The majority of the cost associated with integrating ERP systems with supply chain planning systems comes from the effort of getting the data out of the core ERP system. This has to be done even if the supply chain system is being provided by the ERP vendor, itself (e.g. data from SAP R/3 to SAP APO). A much smaller effort goes into getting the data mapped into the planning system. The reason for this is that the ERP systems are usually customized and each customized transaction can cause a hole in the integration. Also ERP's transactional interfaces are more expensive to set up than interfaces that run in batch. Before deciding on using a transactional interface (such as SAP's CIF Interface) make sure that you really need it. Ask how often will the planning system run? And how fast you need the data to transfer in order to run it? With the exception of real-time Available-to-Promise capability, most planning modules will work fine with batch integration.
A second overlooked but costly area in implementing a planning system is the use of analytic views (bucketed views of the plan that can be aggregated, sliced, and diced). They are very important for analyzing a plan, but they are not part of the core ERP-based supply chain planning systems. Both ORACLE and SAP rely on their generic business warehouse for analytic views since they are not part of their supply chain planning module. In both demand planning and supply planning, users require accurate analytical views to make timely decisions. Make sure you understand the cost of setting up SAP Business Warehouse or ORACLE Analytics. Not only do the views need to be set up in the warehouse, but you also need to integrate to it. Typically best-of-breed systems include analytics views as a memory resident capability. To pick the right planning system you have to find out what information is most important to your users and what it takes, in terms of cost and effort, to provide it to them.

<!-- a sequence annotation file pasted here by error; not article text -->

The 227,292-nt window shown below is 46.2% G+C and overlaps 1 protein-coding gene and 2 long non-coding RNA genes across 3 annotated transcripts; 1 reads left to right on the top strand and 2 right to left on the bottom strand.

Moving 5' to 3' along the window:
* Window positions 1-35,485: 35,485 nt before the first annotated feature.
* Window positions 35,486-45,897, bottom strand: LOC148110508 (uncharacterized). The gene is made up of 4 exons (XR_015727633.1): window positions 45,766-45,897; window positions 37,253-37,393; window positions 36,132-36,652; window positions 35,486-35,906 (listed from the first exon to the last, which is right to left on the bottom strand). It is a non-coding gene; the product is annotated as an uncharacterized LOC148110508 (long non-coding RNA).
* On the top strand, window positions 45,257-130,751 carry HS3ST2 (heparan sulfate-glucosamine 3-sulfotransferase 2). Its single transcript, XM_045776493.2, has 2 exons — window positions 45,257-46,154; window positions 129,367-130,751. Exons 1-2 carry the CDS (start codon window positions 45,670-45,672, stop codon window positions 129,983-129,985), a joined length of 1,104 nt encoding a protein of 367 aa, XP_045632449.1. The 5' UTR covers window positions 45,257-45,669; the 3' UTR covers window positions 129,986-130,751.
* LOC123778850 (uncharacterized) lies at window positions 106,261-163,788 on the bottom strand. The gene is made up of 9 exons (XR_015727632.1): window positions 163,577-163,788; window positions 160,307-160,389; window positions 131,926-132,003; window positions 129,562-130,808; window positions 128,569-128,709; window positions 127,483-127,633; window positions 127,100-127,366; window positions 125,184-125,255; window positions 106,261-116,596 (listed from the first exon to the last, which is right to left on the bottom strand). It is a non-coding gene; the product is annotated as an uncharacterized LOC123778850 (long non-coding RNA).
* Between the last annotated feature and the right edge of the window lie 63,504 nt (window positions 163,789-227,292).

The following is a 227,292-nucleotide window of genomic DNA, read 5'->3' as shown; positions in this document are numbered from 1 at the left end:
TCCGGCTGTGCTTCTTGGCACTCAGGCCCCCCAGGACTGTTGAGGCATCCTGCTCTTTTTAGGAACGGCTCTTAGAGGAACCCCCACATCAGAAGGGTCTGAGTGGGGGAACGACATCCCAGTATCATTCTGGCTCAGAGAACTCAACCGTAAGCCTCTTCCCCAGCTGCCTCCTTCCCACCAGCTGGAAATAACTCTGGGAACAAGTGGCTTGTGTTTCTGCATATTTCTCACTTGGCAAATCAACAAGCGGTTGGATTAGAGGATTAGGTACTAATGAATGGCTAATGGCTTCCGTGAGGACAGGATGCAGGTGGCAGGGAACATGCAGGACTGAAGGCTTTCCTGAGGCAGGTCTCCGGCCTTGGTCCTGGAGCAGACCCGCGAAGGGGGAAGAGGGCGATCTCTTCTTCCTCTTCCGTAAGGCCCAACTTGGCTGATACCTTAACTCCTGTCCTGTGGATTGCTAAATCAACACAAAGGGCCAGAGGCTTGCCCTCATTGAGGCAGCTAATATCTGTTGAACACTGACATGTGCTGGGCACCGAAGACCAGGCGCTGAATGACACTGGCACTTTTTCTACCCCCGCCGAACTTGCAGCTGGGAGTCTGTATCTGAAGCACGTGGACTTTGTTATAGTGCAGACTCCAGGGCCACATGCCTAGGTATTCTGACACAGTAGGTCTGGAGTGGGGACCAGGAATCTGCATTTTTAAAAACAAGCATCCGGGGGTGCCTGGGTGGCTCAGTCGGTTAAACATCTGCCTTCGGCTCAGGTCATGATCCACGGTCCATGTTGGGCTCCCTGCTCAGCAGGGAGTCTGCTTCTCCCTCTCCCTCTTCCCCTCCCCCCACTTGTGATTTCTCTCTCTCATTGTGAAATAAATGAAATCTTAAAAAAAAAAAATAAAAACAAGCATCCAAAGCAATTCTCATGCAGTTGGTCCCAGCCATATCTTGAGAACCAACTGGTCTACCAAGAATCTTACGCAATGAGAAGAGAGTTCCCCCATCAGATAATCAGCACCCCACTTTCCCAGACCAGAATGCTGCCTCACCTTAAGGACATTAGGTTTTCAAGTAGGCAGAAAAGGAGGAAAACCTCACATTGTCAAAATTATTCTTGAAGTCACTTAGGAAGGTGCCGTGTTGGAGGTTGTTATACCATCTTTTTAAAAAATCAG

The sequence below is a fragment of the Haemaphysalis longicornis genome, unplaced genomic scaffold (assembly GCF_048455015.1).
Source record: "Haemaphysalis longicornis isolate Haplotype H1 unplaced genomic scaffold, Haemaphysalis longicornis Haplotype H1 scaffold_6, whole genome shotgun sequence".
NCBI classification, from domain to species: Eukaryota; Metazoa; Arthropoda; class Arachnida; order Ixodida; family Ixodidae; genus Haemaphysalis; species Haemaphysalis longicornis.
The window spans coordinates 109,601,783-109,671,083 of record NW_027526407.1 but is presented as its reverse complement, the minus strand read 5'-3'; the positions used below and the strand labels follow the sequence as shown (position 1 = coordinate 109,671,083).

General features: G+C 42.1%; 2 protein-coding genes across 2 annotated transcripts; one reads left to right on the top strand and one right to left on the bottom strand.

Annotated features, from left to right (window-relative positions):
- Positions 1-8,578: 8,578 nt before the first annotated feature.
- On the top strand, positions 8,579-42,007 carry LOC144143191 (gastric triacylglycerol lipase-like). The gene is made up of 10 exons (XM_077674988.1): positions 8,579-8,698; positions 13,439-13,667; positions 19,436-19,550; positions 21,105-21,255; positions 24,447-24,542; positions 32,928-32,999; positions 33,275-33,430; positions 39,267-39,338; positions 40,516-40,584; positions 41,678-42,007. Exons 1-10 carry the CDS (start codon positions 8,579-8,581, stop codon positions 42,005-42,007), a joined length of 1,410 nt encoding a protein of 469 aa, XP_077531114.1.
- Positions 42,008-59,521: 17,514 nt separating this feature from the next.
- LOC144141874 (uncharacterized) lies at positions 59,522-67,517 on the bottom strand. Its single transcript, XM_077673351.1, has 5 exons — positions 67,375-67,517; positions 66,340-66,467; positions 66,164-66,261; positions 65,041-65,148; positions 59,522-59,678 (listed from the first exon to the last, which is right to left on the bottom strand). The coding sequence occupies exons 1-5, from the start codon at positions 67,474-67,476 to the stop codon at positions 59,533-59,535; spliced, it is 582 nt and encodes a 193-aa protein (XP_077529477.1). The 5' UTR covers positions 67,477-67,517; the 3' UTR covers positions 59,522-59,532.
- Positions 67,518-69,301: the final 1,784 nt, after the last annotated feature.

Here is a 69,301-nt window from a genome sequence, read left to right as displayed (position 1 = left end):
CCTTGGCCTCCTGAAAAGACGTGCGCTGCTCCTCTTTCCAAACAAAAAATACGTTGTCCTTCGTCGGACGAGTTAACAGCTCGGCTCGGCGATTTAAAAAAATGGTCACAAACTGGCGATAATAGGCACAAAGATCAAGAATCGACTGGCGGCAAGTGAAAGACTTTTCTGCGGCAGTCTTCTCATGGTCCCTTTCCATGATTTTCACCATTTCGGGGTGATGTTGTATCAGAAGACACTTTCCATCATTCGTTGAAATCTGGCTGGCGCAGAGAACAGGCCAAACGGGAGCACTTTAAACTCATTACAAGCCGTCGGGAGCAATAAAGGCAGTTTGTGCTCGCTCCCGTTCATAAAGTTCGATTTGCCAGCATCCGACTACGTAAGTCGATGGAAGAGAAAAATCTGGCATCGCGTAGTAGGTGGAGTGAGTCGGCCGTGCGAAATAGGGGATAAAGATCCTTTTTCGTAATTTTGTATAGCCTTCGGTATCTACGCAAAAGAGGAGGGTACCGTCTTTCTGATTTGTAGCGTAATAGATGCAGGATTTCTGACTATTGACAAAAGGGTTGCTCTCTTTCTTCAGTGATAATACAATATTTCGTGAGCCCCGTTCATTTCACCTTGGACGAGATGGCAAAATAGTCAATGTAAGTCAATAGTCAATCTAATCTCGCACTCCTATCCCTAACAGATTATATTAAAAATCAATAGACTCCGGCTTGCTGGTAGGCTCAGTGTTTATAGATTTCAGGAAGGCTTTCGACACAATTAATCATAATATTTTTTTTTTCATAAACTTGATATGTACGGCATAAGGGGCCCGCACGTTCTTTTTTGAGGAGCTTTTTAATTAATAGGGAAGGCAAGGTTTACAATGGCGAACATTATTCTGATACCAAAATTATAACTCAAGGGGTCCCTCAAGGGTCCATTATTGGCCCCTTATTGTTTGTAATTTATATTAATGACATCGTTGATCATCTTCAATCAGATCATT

One of the biggest cost areas in setting up a planning system is the configuration of the algorithm parameters and business logic, i.e. your business model. This is where the rubber hits the road for a planning system. If the system is not set up to properly handle the key business constraints you could easily end up with a useless plan and serious consequences, e.g. rising inventory, or bad commit dates. The configuration effort involves getting the knowledge out of your head and into the system. Think of all the constraints and business rules that you need to incorporate, and ask how they will be managed within the planning system. Ask how to customize the planning logic and enter custom constraints. Naturally, the system with the most flexibility and ease in setting up your business rules and constraints will be the one that will be most useful and least costly in terms of implementation.
We have noticed many times that companies struggle with a decision to go with either a Bolt-on planning system or their own ERP's planning system. Are there any other points that you are concerned about when it comes to this dicision?